• Levi Strauss said it is testing AI-generated fashion models to show its clothes in a range of sizes and on bodies with many skin colors. It’s an illusion of diversity, without actual humans. (A Levi’s representative said the company is “still hiring a wider range of human models.”)
  • A restaurant chain in Japan recently responded to gross pranks of people licking items on sushi conveyor belts by deploying AI cameras and software to identify suspicious diner behavior. Another chain responded by limiting the use of open conveyor belts of food and installing physical barriers between diners and the sushi.

Don’t use a hammer to make lasagna

Maybe some of these AI projects will turn out great. And even if they don’t, a few silly AI ideas don’t invalidate the momentous ways people are using AI to improve cancer screenings, overcome struggles with writing, create our own apps without knowing software code, and brainstorm performance reviews.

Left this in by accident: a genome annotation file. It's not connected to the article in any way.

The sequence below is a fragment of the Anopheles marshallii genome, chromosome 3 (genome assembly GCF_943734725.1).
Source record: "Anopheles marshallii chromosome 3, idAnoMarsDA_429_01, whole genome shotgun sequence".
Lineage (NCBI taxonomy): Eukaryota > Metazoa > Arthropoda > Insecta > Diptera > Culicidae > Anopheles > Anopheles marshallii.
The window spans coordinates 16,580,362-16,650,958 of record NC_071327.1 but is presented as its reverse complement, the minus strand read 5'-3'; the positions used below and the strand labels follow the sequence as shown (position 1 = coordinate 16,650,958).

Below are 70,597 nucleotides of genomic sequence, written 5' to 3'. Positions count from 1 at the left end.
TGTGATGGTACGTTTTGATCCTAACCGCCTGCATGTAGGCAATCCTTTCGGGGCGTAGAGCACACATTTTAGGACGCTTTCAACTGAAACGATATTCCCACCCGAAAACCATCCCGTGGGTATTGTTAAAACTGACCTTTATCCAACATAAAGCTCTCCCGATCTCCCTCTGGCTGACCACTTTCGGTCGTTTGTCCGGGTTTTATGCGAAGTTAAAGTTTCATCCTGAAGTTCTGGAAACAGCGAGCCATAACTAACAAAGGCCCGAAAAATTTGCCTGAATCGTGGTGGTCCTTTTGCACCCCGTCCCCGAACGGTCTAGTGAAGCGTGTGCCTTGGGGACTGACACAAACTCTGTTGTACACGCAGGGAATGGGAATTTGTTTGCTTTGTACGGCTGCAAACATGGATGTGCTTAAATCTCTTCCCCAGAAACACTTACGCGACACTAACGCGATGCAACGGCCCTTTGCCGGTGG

We have to remember, though, that AI and other technologies are tools and not magic. They’re not appropriate for everything. Hammers are great, too, but we don’t use them to cook lasagna.

(Have you found a use of AI that seems ridiculous or unnecessary? Tell me about it at

Over the past decade, particularly when it comes to AI and other data-reliant computer software, we have repeatedly treated machines as superhuman rather than limited-use tools. The consequences have sometimes been dire.

Police departments are supposed to use facial recognition software as one investigative technique in catching criminals. But there have been multiple examples of law enforcement officials using facial recognition not as suggestions but as almost the sole basis for mistaken arrests.